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Mr. Gill: Today, prospective students embark on an educational journey starting with a deterrent of debt. If they go on to study, they experience the stress of debt and of work while they are studying. Finally, when they graduate, they face the reality of debt.
On behalf of many thousands of students at De Montfort and Leicester universities, I ask the Minister to explain why his Government went back on their word and, in the light of the increasing debt crisis in my constituency, I respectfully request the opportunity to bring a small number of studentsstudents who start with a passion for knowledge and end up with a massive debtto meet him to discuss their problems.
The Parliamentary Under-Secretary of State for Education and Skills (Derek Twigg):
I congratulate the hon. Member for Leicester, South (Mr. Gill) on securing the debate. I am pleased to see my hon. Friend the Member for Leicester, East (Keith Vaz) also in the Chamber. He is a true champion for Leicester and he does tremendous work in that area.
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I am delighted that we have this opportunity to debate higher education again. It is an important topic and key to our country's success. Everyone in the House now agrees that higher education needs additional funding. The question is how we achieve it and who pays. The Government's position is clear, and we spent much of last year debating it. The hon. Member for Leicester, South has made some proposals, but they are not viable. I shall return to them shortly.
The Government have three main priorities in their higher education reform programme. First, we want to expand and widen participation. The needs of the country, now and in the future, depend on the knowledge and skills of our people. All the evidence says that the need for graduate-level skills will increase. We are wasting too much talent, and too many of those born into less advantaged families still feel that university is not for them. Secondly, we want to give universities the freedom and resources to compete successfully in the international market. We need to give institutions the financial security and stability that will allow them to back our world-class researchers, invest in infrastructure, and provide first-class teaching and services to their students. Thirdly, we want to make financial support for students fairer, abolishing the requirement to pay fees upfront, providing for fair and affordable repayments for graduates, and helping students from poorer backgrounds with additional grants.
The recent Higher Education Funding Council report illustrates starkly that where one is born is the biggest single factor in deciding one's education life chances. The introduction of tuition fees and replacement of grants by loans, however, have not affected the choices of young people from disadvantaged groups.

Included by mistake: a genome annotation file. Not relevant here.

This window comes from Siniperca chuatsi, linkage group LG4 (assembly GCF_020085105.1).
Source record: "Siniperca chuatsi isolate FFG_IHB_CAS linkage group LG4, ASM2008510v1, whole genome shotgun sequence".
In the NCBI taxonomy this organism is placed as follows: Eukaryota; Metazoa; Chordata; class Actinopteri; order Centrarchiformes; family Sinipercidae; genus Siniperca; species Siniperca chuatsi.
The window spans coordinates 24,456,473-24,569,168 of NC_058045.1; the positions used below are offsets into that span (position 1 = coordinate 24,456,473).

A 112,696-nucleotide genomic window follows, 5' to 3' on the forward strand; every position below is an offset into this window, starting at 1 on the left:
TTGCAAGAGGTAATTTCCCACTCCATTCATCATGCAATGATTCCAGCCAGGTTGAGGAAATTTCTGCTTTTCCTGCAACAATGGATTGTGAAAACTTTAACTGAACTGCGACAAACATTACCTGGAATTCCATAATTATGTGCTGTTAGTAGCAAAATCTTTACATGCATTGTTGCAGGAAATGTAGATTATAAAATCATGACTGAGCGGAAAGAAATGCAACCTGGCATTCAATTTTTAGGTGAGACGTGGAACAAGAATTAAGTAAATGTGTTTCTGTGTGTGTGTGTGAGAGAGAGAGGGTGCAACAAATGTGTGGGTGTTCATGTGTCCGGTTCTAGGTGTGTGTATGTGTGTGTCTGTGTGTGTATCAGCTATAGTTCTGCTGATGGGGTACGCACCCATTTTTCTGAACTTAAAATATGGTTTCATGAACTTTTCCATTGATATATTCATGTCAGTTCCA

We are working in schools to raise attainment levels and the aspiration to enter higher education of young people in disadvantaged areas. That has helped to increase applications to universities from such areas. Our goal is to provide access to world-class higher education for all those with the potential to benefit. We are determined to widen participation so that everyone with potential has the opportunity to go to university, irrespective of background.
I want briefly to deal with Conservative policy, which suffers from some serious drawbacks. The principal problems relate to where the money comes from and whether the sums add up. First, where does the money come from? The Conservatives have said that there will be more money for universities. Ultimately, the only sources are the taxpayer or the students. They have made it clear that the taxpayer will not pay any more, so students will pay more through higher interest payments once they have graduated. But which students? That is where it goes wrong for them. With income-contingent repayments, how much one pays, and how long it takes one to repay, depend on how much one earns. The burden of higher interest rates therefore falls unfairly on those on the lowest earnings. If one earns a lot, one repays quickly, so one does not pay much interest. If one earns less, however, one pays slowly, so one ends up paying much more in interest. If someone takes a career break, or perhaps starts a family, the interest really mounts up. Two years ago, we exemplified some case studies for the Select Committee that demonstrated that clearly.
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Secondly, on whether the sums add up, we identified at least three serious holes in the arithmetic, and overall, the Conservatives' sums are out by £1 billion a year. The policy is grossly unfair, and as I said, the sums just do not add up.